Where mother once sewed, daughter now cooks tapas

By Alysha Khan

When Nia Asimis lost her job in 2008, at the height of the financial crisis, she didn’t bother looking for another one. Instead, she saw opportunity in her mother’s former tailor shop space.

Asimis, 42, opened a restaurant, drawing from her Greek heritage. She called it Nia Mediterranean Tapas. Seven years later, she averages between 2,000 and 3,000 customers a month, $50 per check, and last year, earned $300,00.

Asimis said her success rests on the support she received from her family, and her ability to tailor her food to her customers’ tastes.

Opening the Doors

The building that houses Nia Mediterranean Tapas  has belonged to the Asimis family for decades.
The building that houses Nia Mediterranean Tapas has belonged to the Asimis family for decades. (Nia Asimis/Courtesy)

803 W. Randolph St. in Chicago’s West Loop belonged to the Asimis family long before Nia Asimis opened her restaurant there. Her mother’s dry cleaning and tailoring shop operated there from the late 1980s to the early 2000s.

By the time Nia Asimis lost her job, her mother had closed shop. But Asimis had no intention of reviving her mother’s business.

“My mother was a classically trained tailor,” Asimis said. “There was no way I could do that.”

Instead, Asimis drew inspiration from the other side of her family. Her father, Nickolaus Asimis, 71, has run a wholesale business supplying restaurants since the late 1970s.

Together, the father and daughter developed her restaurant’s recipes and Nickolaus Asimis supplied his daughter with the goods and produce she needed.

Nia Asimis said being able to tap into her father’s knowledge and supply chain was critical to her success, allowing her to keep costs down.

“If you don’t have any of that knowledge, you fail,” she said.

Building the Menu

One of the most popular dishes at Nia Mediterranean Tapas is bacon wrapped dates.
One of the most popular dishes at Nia Mediterranean Tapas is bacon wrapped dates.(Nia Asimis/Courtesy)

Opening the doors of the restaurant was only the beginning. Nia Asimis wanted her ingredients to come from local sources. But this philosophy had its limitations.

“There’s only so many things that grow in the Midwest in the dead of winter,” she said.

In the end, Asimis said, it was her customers who helped her build the menu.

“You get to know people,” she said. “They are the ones that guide you.”

Asimis now has a primary menu, which she customizes based on the season. She said the restaurant has taken on a personality of its own as the menu evolves to reflect her customers’ desires.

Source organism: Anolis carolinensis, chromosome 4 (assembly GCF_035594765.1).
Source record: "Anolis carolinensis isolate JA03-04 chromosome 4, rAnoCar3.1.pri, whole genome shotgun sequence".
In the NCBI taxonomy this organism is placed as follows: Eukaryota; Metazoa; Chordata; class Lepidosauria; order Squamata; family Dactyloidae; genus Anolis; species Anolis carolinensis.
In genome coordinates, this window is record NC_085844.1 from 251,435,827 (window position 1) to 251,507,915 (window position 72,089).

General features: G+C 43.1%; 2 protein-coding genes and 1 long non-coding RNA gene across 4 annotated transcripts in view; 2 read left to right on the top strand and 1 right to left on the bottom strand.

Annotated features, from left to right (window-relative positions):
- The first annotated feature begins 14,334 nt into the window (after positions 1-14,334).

“People come in longing for something,” she said. “That’s what you want, people longing for your food.” Her most popular dishes include bacon wrapped dates, beef brochettes, and crab cakes.

Chicago Gourmets, a food and wine society, recently hosted one of its weekly events at Nia. Founder Don Newcomb said the dinner attracted more than 40 members, a high turnout for the group. He said the society plans to hold another event at the restaurant in August.

“The lamb chops are to die for,” he said. “Everything was just very special.”

Serving the Customers

Beyond the menu, Asimis said, customer service is essential to keep diners coming back. She cooks each dish to order and works with her patrons to customize a dish to their tastes, for example, changing the dish to make it gluten free or dairy free.

She also said it’s important to hire staff who connect with your work culture. Asimis originally started the restaurant with a chef but eventually fired him because they didn’t “see eye to eye.” She now runs the kitchen herself.

“Your staff are a reflection of who you are,” she said. “I surround myself with great help.”

Newcomb said part of the restaurant’s appeal is Nia’s personal approach to customer service.

“Nia could not be a sweeter, more talented person,” he said.

“People come in longing for something. That’s what you want, people longing for your food.”

– Nia Asimis, owner of Nia Mediterranean Tapas

Interacting with customers is also part of the reason why Nickolaus Asimis continues to help his daughter run the restaurant.

“Every day, you find somebody to talk to,” he said. “New ideas, new people, young, old.”

Nickolaus Asimis added that he helps out also because he has “nothing else to do” and it helps “kill time.”

Looking to the Future

It took about three years for the restaurant to start turning a profit. If Asimis could do it again, she said, she would set aside a budget for marketing. Initially, Asimis said she didn’t factor in marketing costs but now, she budgets time and dollars for social media marketing.

“A lot of money goes back into the restaurant,” she said.

Asimis added that capital is key to running any business. She puts aside money every month to deal with any unexpected expenses.

“A boiler can go, a dishwasher can go, surprises come up all the time,” she said.

For now, Asimis plans on running her restaurant for the foreseeable future, juggling all the different roles she plays every day – chef, hostess, accountant, marketer, and entrepreneur.

“There is so much minutia that goes into your business,” she said. “You can’t drop the ball.”

Photo at top:Nia Mediterranean Tapas is located at 803 W. Randolph St. in Chicago’s West Loop.(Nia Asimis/Courtesy)